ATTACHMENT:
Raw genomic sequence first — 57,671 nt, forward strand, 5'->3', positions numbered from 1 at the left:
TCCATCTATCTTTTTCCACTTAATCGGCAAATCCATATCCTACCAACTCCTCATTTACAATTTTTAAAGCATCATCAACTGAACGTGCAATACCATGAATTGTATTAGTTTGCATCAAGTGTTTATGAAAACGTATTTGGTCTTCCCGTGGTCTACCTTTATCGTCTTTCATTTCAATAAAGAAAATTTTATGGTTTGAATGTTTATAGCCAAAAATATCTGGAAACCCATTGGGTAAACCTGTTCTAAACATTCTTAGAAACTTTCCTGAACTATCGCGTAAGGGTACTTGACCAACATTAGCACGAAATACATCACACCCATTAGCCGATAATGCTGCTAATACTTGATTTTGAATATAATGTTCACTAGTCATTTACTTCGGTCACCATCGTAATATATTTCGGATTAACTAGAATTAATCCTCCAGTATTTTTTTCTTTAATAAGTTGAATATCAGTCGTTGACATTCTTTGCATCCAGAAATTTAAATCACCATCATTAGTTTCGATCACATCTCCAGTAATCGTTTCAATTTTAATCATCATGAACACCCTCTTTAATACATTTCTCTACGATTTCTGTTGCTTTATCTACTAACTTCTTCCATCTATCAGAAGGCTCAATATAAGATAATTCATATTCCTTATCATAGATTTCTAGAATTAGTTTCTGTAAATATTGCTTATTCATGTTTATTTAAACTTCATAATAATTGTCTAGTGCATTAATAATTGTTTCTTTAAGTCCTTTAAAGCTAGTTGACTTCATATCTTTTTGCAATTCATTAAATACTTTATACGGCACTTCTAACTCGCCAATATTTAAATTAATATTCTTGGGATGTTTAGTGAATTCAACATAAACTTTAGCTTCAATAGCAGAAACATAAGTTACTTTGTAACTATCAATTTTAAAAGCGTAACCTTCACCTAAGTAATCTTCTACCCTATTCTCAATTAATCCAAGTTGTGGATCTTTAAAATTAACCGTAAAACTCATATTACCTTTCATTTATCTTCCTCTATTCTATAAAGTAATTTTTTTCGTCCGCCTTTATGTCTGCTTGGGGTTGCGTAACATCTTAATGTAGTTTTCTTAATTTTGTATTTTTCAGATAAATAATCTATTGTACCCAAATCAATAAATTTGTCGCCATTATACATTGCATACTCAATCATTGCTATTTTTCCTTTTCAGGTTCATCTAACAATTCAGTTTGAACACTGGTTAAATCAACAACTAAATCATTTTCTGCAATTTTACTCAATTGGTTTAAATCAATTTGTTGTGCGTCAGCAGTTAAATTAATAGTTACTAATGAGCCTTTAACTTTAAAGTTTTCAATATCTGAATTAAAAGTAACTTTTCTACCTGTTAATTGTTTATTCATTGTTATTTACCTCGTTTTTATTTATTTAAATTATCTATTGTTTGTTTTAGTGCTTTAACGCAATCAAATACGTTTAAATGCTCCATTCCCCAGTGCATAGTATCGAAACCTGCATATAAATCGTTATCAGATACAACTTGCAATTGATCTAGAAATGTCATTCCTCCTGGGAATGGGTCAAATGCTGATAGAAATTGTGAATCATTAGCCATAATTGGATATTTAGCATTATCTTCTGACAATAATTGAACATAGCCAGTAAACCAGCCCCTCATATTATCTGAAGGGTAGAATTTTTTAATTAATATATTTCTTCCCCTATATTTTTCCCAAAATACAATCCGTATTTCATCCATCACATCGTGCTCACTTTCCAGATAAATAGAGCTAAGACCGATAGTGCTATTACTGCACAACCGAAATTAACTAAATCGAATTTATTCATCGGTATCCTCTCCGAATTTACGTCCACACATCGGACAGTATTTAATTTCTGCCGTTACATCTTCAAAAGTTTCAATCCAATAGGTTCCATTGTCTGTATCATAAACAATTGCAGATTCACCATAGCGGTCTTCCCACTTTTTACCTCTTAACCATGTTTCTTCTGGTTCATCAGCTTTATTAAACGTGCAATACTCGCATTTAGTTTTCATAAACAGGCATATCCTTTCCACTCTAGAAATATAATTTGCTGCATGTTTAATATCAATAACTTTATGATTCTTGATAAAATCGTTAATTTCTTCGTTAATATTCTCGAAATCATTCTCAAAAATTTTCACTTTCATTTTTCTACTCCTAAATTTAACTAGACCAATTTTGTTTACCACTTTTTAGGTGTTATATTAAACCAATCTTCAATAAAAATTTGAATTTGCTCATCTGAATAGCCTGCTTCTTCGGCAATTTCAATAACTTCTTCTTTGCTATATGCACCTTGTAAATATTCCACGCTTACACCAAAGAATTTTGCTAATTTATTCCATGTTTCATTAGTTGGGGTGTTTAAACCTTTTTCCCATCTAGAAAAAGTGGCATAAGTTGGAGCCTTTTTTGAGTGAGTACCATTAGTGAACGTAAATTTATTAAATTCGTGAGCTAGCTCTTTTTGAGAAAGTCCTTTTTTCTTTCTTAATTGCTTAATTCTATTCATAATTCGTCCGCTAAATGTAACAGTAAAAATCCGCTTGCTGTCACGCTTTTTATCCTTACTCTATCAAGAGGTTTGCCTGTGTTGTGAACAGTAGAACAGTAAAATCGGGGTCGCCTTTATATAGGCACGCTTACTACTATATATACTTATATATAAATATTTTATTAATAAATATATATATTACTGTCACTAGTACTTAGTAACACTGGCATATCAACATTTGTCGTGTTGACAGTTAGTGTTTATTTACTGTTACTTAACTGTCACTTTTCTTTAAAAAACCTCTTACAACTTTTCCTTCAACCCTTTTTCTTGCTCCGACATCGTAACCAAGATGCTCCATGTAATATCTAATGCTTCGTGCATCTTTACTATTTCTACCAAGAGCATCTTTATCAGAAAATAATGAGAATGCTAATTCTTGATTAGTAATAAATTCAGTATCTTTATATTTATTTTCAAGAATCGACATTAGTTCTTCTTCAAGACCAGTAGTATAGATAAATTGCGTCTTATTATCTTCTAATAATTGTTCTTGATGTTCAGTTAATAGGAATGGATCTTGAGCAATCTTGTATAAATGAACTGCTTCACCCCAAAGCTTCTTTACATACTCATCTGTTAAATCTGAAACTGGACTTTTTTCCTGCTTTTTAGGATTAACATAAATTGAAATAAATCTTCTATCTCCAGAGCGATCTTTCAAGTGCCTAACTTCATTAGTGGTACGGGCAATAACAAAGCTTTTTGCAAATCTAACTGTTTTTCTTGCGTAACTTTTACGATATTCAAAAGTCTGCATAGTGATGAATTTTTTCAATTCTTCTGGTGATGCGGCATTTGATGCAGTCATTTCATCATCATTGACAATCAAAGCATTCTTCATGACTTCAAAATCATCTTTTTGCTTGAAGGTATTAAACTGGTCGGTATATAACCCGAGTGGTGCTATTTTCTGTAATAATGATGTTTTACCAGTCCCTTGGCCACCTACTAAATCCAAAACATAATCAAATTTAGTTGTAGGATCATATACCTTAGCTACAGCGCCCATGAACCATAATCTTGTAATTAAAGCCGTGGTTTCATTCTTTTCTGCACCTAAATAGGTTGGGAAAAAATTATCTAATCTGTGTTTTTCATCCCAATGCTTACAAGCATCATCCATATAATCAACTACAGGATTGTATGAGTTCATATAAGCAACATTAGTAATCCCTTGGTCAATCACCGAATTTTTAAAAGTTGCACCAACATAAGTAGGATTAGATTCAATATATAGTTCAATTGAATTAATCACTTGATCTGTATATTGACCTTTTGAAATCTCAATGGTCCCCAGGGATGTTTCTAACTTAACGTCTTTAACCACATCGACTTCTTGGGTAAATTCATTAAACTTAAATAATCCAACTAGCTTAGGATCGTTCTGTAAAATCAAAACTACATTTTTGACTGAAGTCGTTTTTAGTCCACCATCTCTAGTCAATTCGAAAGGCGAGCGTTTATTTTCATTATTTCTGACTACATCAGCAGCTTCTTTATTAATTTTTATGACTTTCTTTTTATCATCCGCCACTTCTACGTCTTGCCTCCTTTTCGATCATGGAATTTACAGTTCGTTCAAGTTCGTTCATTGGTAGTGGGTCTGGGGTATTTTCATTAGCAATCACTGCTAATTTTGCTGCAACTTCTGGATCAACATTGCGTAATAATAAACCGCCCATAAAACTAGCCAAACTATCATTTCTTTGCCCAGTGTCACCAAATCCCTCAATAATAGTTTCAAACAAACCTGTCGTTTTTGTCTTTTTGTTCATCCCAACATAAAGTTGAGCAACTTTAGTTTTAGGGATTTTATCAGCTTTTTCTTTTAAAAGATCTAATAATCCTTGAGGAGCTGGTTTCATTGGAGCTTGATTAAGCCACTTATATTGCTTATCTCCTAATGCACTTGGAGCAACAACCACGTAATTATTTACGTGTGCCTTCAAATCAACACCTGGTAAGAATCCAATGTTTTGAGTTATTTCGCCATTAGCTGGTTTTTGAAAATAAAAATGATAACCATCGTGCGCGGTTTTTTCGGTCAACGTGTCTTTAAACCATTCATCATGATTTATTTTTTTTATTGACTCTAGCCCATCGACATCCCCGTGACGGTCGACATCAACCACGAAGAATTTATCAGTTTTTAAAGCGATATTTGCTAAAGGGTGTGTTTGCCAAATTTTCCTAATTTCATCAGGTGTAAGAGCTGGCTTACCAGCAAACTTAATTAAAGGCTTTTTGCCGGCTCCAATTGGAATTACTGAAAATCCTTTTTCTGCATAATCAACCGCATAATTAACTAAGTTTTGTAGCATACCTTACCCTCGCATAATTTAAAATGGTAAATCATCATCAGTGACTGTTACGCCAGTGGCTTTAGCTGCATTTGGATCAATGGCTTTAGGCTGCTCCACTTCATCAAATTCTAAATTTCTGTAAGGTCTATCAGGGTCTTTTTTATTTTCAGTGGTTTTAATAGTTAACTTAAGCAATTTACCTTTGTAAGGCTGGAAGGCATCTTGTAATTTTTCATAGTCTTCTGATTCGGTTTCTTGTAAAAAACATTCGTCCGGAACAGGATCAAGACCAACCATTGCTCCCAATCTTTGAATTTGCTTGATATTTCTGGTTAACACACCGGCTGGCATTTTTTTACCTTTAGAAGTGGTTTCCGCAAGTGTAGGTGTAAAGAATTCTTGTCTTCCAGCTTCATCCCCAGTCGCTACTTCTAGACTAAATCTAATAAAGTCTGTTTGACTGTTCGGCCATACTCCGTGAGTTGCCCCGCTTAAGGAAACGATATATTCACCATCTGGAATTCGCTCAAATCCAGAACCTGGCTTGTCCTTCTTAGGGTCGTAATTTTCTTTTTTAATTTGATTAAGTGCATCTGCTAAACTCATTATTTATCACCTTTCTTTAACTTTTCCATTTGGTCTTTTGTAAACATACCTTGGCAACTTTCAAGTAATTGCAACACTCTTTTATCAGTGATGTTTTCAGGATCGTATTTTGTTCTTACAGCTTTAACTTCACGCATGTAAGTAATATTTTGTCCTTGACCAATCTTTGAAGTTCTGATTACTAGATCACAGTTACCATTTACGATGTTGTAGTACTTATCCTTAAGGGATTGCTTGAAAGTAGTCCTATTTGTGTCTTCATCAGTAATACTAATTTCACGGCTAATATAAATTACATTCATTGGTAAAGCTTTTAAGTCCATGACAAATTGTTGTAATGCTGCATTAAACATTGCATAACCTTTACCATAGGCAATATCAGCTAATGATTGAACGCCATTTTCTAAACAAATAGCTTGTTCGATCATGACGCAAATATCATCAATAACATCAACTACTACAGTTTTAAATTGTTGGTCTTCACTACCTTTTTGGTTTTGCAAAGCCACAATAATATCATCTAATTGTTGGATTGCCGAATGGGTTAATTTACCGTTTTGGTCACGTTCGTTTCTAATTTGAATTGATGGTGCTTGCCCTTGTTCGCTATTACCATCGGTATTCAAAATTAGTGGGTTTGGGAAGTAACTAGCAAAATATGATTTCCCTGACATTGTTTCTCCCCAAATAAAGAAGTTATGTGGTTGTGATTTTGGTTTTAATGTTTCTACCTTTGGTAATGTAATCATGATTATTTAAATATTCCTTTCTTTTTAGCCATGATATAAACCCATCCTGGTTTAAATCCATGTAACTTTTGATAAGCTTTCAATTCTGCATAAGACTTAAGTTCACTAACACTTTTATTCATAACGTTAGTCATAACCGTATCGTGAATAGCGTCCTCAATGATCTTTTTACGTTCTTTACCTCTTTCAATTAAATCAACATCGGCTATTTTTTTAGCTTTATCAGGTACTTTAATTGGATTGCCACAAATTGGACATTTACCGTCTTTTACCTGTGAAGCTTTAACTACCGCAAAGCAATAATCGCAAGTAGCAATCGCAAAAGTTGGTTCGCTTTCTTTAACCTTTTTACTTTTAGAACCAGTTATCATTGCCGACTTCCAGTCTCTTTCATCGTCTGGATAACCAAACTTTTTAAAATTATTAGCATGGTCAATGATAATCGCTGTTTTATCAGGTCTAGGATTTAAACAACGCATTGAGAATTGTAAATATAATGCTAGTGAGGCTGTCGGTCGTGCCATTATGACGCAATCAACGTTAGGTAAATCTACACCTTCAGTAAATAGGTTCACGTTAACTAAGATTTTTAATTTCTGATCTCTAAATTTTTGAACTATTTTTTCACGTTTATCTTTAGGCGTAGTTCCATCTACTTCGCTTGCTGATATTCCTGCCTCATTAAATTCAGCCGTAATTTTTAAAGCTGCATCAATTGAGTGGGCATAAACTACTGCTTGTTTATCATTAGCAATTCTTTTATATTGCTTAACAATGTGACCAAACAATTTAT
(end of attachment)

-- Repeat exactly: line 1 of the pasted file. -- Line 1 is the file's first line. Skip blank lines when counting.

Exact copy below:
Raw genomic sequence first — 57,671 nt, forward strand, 5'->3', positions numbered from 1 at the left: